Global Relevance is a Choice

September 4, 2009 · by James P. Cramer

Creating a global strategy is not to be taken lightly. And possessing a global strategy is an ongoing living puzzle. But the rewards can be substantial.

Creating a global strategy is not to be taken lightly. And possessing a global strategy is an ongoing living puzzle. But the rewards can be substantial.

A dilemma in the design business today is relevance. Where will you find a value niche in the future? How will you make a profit in your category? How can the environment be improved by what you do? Where are the emerging opportunities today? Where will they be tomorrow?

Our 2009-2010 DesignIntelligence Multinational Design Firm Fee Survey sheds light on these questions and more.

Between 1998 and 2009 we have been surveying leading firms on their global experiences. It has been a fascinating study. The annualized growth of professional service fees outside U.S. borders by U.S.-based architecture and design firms has been respectably and consistently strong. The leading 30 U.S. architecture and design firms that practice internationally have created a zone of measurable trust and value. Our interviews with global clients bring forward evaluation comments such “most relevant” and “unusually a good fit for our needs.”

While there has been considerable anti-American sentiment to contend with in some corners, the strength of talent and the depth of relationships with global clients have created a resiliency that has persevered through the recession. The DesignIntelligence global 30 is projected to collectively invoice 9 percent more in 2009 than 2008, which was up 32 percent over 2007.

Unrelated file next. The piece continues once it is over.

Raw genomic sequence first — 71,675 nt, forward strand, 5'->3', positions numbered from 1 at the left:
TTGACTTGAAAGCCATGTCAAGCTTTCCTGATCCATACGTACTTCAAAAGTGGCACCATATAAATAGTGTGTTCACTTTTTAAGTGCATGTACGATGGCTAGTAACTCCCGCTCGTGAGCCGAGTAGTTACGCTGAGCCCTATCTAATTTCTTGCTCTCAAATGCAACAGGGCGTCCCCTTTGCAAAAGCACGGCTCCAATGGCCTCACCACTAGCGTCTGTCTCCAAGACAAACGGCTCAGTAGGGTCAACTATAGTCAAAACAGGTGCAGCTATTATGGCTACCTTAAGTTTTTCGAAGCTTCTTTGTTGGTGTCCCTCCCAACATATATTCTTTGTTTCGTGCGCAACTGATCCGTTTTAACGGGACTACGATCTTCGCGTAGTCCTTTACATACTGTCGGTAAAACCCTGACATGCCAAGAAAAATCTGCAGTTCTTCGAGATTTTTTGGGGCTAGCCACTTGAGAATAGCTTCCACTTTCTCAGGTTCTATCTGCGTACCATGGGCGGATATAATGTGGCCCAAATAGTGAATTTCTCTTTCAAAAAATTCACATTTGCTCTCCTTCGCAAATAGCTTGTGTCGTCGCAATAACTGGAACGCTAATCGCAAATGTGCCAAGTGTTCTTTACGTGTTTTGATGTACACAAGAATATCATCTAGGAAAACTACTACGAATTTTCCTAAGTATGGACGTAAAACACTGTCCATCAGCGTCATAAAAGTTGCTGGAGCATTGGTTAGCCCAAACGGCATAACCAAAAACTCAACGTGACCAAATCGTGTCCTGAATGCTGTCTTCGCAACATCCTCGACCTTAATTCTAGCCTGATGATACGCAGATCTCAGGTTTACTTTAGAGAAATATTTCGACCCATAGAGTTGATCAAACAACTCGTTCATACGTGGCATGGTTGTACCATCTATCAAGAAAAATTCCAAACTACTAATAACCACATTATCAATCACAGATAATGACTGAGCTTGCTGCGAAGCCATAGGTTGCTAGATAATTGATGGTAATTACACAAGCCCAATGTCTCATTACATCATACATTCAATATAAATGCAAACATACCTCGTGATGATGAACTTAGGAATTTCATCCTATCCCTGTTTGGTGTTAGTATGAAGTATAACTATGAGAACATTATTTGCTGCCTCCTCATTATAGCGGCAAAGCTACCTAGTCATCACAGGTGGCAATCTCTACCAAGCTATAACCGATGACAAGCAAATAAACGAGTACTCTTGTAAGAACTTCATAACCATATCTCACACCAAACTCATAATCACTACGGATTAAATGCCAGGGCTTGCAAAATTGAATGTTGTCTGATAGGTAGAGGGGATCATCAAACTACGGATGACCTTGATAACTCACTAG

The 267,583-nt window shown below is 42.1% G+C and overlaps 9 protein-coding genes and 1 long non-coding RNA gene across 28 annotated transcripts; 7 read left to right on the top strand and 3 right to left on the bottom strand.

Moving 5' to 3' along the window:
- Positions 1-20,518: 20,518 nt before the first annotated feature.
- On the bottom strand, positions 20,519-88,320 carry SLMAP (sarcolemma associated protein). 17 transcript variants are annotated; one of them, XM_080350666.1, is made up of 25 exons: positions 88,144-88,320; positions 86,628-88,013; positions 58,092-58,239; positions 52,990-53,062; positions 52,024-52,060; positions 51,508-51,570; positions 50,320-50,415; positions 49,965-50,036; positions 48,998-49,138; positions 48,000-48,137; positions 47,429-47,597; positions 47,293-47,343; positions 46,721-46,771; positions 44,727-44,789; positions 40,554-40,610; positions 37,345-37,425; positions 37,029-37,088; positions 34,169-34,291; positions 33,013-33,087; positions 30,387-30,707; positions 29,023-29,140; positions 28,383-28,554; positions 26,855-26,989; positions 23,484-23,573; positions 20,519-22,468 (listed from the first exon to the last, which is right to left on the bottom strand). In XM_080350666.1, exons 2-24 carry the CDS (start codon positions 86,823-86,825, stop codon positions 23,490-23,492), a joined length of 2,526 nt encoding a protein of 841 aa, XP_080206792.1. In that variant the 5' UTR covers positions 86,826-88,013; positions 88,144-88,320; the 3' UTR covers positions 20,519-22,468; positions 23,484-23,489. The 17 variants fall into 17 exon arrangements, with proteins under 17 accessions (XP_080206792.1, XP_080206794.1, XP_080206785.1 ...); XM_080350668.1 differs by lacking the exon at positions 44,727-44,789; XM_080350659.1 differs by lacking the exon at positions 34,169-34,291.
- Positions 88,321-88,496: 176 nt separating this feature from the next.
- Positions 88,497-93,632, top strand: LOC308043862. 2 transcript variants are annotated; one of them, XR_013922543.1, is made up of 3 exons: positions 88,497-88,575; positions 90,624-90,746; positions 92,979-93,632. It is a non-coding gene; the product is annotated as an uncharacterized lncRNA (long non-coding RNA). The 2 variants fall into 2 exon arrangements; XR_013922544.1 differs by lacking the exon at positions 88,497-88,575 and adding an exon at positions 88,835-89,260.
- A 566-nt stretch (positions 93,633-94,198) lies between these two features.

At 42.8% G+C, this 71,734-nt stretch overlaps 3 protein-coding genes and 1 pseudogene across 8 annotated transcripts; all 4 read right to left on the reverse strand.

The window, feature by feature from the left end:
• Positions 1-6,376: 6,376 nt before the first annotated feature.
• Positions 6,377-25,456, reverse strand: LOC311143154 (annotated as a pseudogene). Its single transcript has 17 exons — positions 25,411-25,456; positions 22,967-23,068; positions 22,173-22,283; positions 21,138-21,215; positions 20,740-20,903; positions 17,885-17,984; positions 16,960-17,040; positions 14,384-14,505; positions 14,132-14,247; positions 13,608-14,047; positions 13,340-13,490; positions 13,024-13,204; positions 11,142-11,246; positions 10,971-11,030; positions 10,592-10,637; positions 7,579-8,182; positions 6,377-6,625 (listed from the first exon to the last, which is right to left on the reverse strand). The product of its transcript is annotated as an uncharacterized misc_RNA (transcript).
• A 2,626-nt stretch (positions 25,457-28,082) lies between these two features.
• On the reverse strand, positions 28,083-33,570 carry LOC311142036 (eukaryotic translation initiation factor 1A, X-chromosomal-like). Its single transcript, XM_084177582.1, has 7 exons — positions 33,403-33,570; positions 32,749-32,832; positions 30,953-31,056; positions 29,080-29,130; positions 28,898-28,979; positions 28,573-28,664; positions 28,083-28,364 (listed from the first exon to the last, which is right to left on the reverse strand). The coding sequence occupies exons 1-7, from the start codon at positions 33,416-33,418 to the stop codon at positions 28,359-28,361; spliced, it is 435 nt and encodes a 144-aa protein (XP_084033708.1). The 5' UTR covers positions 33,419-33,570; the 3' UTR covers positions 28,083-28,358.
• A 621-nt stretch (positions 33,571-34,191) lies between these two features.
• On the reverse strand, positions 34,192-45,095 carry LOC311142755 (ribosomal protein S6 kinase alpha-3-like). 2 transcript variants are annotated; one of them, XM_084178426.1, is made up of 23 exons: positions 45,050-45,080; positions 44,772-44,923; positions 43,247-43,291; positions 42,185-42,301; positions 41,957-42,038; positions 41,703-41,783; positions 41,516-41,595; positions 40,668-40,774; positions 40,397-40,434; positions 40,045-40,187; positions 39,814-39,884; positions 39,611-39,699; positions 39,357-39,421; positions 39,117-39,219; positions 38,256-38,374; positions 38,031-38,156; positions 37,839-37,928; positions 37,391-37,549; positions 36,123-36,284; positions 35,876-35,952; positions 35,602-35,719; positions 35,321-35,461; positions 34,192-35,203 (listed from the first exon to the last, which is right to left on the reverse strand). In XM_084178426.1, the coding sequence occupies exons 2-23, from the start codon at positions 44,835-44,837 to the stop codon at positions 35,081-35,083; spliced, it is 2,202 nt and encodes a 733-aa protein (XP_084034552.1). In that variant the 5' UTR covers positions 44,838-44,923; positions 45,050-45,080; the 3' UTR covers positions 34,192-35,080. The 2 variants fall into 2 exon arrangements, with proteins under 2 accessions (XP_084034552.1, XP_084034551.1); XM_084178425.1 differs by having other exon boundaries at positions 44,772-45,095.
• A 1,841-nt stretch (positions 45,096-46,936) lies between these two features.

Based on Greenway Group’s most recent interviews with architecture and design firm leaders, we project that many U.S. firms will continue to grow at faster rates outside the United States than within their own regions or within the U.S. generally.

For the most part, professional practices that have engaged in international work for seven years or more have experienced positive economic activity (including net fees, value capture, profits, and positive accounts receivable). Furthermore, near-term growth is reported as strong to excellent. The majority of firms in our current survey noted considerable growth opportunity in global markets yet to unfold.

Yet every value growth curve and every professional practice service matrix ends with a question mark. The question mark is there to remind us that value propositions must adapt to fit the context and that growth can be sustained only if the firm creates the right next business design for its international services. Old strategies most always do not address today’s context. Much time, money, and resources are wasted because firms have not recalibrated to the new context.



Historial perspective